Night Owl Launch Watch
50th Anniversary of Apollo 17 - Final Crewed Lunar Landing
This month marks the 50th anniversary of Apollo 17, the final lunar landing mission of the Apollo Program. Carrying astronauts Eugene Cernan, Harrison Schmitt, and Ronald Evans, the mission launched on a Saturn V on 7 December 1972, landed on the Moon on 11 December, and returned on 19 December; the mission lasted over 12 days total, 3 days of which were on the Moon, and 22 hours of which were spent on extravehicular activity (EVA). Cernan and Schmitt performed the landing in the Lunar Module Challenger, while Evans remained in the Command Module America. The landing site was in the Taurus-Littrow valley in the Montes Taurus range, southeast of Mare Serenitatis, a region of volcanic activity in the Moon’s distant past. While on the surface the two astronauts, using the Lunar Rover as with the previous two missions, explored a wide area of the surface around their landing site, reaching a maximum distance of 7.6 km, the furthest of any of the Apollo missions.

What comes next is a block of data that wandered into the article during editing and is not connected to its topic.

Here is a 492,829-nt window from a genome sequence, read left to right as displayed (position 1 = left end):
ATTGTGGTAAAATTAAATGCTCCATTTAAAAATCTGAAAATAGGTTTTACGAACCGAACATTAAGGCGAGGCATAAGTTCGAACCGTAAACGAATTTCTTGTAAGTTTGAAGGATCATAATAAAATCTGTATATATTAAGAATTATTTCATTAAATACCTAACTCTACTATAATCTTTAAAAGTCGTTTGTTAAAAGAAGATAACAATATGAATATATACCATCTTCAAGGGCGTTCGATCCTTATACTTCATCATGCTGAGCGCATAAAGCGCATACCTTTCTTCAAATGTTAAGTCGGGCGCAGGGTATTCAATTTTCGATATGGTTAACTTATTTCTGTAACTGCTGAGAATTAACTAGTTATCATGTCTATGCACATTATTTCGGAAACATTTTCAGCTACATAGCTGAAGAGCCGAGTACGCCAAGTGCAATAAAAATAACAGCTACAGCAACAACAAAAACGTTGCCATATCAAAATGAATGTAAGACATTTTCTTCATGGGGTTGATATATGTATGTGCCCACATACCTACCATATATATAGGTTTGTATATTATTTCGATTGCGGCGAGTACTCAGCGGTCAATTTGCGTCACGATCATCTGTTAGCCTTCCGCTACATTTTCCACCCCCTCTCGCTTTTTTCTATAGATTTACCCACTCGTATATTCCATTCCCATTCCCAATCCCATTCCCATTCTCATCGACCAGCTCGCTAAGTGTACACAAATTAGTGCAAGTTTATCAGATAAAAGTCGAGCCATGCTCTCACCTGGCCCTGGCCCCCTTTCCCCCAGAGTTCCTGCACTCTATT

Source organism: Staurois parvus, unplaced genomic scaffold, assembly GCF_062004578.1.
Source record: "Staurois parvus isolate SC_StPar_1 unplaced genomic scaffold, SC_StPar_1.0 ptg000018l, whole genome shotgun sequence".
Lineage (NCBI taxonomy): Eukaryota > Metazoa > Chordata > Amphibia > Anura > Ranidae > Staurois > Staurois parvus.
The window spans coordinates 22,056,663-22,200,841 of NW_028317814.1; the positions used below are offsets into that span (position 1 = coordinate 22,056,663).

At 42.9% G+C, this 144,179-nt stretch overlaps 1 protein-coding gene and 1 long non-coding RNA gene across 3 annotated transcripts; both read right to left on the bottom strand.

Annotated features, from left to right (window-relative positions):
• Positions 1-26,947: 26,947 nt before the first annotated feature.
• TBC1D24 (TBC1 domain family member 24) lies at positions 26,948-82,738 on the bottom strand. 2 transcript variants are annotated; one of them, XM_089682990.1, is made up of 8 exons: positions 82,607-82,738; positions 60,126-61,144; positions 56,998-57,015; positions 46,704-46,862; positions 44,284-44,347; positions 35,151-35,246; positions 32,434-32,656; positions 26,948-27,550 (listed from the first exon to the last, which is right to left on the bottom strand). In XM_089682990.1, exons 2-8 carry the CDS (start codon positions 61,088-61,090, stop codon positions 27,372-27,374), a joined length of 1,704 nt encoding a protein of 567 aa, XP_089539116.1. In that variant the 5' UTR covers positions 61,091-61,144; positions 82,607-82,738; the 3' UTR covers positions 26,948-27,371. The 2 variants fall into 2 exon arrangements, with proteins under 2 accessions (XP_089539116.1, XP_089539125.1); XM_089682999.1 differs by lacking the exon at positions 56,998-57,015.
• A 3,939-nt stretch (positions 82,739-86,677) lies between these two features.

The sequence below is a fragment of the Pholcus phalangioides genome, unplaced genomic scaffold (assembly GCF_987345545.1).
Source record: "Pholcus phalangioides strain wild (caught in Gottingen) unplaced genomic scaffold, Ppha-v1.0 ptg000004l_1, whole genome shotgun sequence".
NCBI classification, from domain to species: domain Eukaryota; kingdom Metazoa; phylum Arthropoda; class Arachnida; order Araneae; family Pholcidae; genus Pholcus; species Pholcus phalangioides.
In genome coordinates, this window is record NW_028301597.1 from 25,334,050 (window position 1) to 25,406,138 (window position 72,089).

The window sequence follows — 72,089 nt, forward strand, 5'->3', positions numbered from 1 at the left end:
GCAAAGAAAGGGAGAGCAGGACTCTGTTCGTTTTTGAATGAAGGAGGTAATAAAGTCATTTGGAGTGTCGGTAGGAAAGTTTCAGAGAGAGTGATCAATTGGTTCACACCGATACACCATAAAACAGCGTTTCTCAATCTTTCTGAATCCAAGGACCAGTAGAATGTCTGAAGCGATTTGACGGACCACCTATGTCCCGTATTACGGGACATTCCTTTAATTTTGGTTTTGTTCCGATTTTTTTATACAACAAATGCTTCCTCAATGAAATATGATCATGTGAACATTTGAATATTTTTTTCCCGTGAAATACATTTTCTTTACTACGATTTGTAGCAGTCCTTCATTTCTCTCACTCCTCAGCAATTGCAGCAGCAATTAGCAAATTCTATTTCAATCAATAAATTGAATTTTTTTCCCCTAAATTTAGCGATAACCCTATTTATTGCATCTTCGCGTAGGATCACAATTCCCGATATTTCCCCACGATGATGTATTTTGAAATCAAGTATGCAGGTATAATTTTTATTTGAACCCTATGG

Apollo missions 18, 19, and 20 were planned but got canceled and became Skylab missions in low Earth orbit. No humans have traveled to the Moon since Apollo 17, and the next time they do will likely be on Artemis 2 in 2023 (orbiting) and Artemis 3 in 2024 (landing). Artemis 1 paved the way for these near-future missions when it launched an Orion Crew Vehicle to the Moon last month.
Notable launches this month include the Japanese/Arabian Hakuto-R & Rashid Lunar lander/rover mission, launching on a Falcon 9; the first launch of New Zealand's Rocket Lab Electron rocket from the Wallops spaceport in Virginia (title is a reference to Virginia tourism campaign, "Virginia is for Launch Lovers"); the first launch of Virgin Orbit's air-launched Launcher One rocket from the new Cornwall Air & Space Port in UK. We are still awaiting the first test launches of two new small-lift vehicles: RS1 by ABL Space Systems, launching from Kodiak, AK, and the 3D-printed Terran-1 rocket by Relativity, launching from Cape Canaveral, FL. Two new Chinese rockets also may have test flights this month (Jielong-3 & ZhuQue-2), but there is limited information available for those.